Economic Pessimism Hits 10-Year High, but Consumer Sentiment Toward Housing Remains Flat
WASHINGTON, DC – The Fannie Mae (FNMA/OTCQB) Home Purchase Sentiment Index® (HPSI) decreased 0.8 points to 74.7 in November, as consumers expressed not only disparate views of homebuying and home-selling conditions but also their greatest economic pessimism in 10 years. Overall, four of the index’s six components decreased month over month. In November, 74% of respondents reported that it’s a good time to sell a home, compared to the 29% of consumers who reported that it’s a good time to buy. Consumers also continued to report strong expectations that mortgage rates will increase over the next 12 months, and they expressed even greater pessimism about the direction of the economy, with 70% saying it’s on the wrong track. Year over year, the full index is down 5.3 points.
“The HPSI experienced some shuffling among its underlying components in November, but the overall index once again stayed relatively flat,” said Mark Palim, Fannie Mae Vice President and Deputy Chief Economist. “While consumers expressed even greater concern regarding the direction of the economy, with the share of respondents expressing pessimism hitting a 10-year high, overall housing sentiment remained stable. Consumers’ concerns for their personal job situation have eased and respondents also reported feeling better about their income level compared to a year ago, with both of those components now nearing their pre-COVID levels.”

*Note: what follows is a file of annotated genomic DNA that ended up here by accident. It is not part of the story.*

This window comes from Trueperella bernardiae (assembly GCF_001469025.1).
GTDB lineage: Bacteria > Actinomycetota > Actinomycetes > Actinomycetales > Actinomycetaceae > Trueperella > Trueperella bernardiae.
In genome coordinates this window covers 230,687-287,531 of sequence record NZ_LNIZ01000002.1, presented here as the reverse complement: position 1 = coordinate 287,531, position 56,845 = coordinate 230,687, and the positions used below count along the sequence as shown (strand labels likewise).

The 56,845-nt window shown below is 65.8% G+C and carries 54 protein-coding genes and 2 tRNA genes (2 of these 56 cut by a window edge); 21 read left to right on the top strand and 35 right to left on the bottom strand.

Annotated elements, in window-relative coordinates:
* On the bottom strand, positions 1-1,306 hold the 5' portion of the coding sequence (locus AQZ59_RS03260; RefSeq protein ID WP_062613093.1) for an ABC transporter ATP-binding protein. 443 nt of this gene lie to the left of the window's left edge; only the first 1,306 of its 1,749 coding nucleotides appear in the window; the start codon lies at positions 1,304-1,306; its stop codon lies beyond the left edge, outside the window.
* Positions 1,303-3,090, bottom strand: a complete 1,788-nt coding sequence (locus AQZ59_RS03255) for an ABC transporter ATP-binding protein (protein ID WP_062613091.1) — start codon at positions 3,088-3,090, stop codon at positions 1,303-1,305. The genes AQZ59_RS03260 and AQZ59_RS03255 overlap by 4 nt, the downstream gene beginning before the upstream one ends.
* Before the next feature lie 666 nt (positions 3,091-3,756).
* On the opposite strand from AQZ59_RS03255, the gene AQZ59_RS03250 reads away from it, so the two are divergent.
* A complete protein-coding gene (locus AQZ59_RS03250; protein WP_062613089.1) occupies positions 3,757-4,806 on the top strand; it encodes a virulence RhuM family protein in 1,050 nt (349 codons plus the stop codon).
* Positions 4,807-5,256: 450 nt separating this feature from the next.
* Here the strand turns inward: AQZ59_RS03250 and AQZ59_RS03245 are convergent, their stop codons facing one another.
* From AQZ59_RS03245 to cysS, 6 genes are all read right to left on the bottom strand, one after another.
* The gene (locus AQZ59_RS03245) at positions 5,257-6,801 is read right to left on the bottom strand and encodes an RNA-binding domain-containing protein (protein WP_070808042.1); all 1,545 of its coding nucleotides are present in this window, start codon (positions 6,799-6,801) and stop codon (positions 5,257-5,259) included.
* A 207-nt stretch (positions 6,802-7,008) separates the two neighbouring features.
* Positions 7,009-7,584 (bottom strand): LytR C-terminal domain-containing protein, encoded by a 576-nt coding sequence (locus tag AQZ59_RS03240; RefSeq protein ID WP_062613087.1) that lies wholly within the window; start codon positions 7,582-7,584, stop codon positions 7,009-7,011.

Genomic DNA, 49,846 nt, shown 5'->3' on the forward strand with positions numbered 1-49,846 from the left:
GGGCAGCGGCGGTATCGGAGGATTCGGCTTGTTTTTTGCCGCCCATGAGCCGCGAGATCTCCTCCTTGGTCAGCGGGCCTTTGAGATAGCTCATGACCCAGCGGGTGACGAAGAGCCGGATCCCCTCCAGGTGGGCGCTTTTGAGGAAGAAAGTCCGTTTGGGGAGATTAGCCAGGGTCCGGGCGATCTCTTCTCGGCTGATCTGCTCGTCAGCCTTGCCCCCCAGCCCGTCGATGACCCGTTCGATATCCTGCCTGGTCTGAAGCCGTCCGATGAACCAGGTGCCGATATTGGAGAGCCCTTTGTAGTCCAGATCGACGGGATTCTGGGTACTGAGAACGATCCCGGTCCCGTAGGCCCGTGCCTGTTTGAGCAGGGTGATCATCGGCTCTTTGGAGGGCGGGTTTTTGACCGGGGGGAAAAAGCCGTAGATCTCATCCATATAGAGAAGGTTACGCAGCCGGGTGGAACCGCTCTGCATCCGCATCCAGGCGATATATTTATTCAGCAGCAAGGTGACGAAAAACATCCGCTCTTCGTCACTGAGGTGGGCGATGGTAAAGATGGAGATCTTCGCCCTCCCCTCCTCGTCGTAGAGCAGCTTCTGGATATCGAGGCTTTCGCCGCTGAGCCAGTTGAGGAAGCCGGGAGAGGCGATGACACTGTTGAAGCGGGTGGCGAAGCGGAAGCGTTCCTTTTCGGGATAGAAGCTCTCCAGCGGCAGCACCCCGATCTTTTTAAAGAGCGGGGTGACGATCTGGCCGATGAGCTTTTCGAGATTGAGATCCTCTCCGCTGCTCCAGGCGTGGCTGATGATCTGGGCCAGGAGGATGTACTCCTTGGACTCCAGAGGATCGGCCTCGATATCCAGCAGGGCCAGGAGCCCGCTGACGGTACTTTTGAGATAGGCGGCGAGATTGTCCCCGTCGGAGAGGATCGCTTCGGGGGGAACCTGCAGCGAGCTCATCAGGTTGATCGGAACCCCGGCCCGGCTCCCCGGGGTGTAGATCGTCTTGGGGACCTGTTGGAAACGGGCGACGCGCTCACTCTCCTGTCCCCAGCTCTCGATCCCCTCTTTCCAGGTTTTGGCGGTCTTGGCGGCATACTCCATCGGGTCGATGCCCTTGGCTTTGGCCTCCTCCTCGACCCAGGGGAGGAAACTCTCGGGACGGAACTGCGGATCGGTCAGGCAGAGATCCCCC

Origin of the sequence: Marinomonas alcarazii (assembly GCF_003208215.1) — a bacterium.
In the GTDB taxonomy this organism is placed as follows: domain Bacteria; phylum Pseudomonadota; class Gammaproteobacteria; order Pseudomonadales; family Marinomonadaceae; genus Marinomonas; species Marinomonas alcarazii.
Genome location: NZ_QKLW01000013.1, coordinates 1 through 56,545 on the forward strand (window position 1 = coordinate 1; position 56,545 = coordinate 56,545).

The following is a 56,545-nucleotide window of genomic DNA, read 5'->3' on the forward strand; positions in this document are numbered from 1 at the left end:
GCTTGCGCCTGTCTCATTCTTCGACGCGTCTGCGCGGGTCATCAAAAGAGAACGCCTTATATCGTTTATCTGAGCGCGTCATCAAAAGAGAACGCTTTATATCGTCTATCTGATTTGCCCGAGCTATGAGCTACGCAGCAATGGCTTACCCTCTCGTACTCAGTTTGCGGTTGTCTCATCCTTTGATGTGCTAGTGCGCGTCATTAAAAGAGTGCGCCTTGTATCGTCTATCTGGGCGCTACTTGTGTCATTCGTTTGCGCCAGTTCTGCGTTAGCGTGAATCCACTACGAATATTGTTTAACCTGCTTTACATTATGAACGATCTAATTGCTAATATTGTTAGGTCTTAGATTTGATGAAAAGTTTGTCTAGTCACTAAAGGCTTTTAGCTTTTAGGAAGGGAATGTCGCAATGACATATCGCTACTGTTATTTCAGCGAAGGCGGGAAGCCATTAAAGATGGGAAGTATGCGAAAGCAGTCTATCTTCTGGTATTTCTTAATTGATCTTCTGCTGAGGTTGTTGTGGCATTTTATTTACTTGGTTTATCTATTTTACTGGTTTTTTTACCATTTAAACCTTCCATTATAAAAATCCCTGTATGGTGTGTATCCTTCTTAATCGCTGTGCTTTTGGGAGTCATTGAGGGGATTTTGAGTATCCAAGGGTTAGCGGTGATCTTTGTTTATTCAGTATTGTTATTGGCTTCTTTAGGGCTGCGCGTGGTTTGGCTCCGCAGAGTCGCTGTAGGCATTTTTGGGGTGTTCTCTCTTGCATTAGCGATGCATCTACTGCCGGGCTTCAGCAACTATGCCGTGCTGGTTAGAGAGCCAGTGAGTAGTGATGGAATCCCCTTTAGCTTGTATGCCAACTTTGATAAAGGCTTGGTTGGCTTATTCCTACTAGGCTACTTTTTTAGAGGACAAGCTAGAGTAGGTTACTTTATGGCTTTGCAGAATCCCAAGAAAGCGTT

Palim continued: “Even though consumers are reporting broader macroeconomic concerns – with much of it likely tied to inflation – so far any negative sentiment tied to the economy has not translated into a meaningful decrease in actual purchase mortgage demand. According to this month’s survey, an even greater share of consumers (particularly those with low and moderate incomes) expects mortgage rates to go up in the next 12 months, which may be a signal that some households plan to pull-forward their home purchase plans despite growing economic apprehension.”
Home Purchase Sentiment Index – Component Highlights
Fannie Mae’s Home Purchase Sentiment Index (HPSI) decreased in November by 0.8 points to 74.7. The HPSI is down 5.3 points compared to the same time last year. Read the full research report for additional information.
- Good/Bad Time to Buy: The percentage of respondents who say it is a good time to buy a home decreased from 30% to 29%, while the percentage who say it is a bad time to buy decreased from 65% to 64%. As a result, the net share of those who say it is a good time to buy remained unchanged month over month.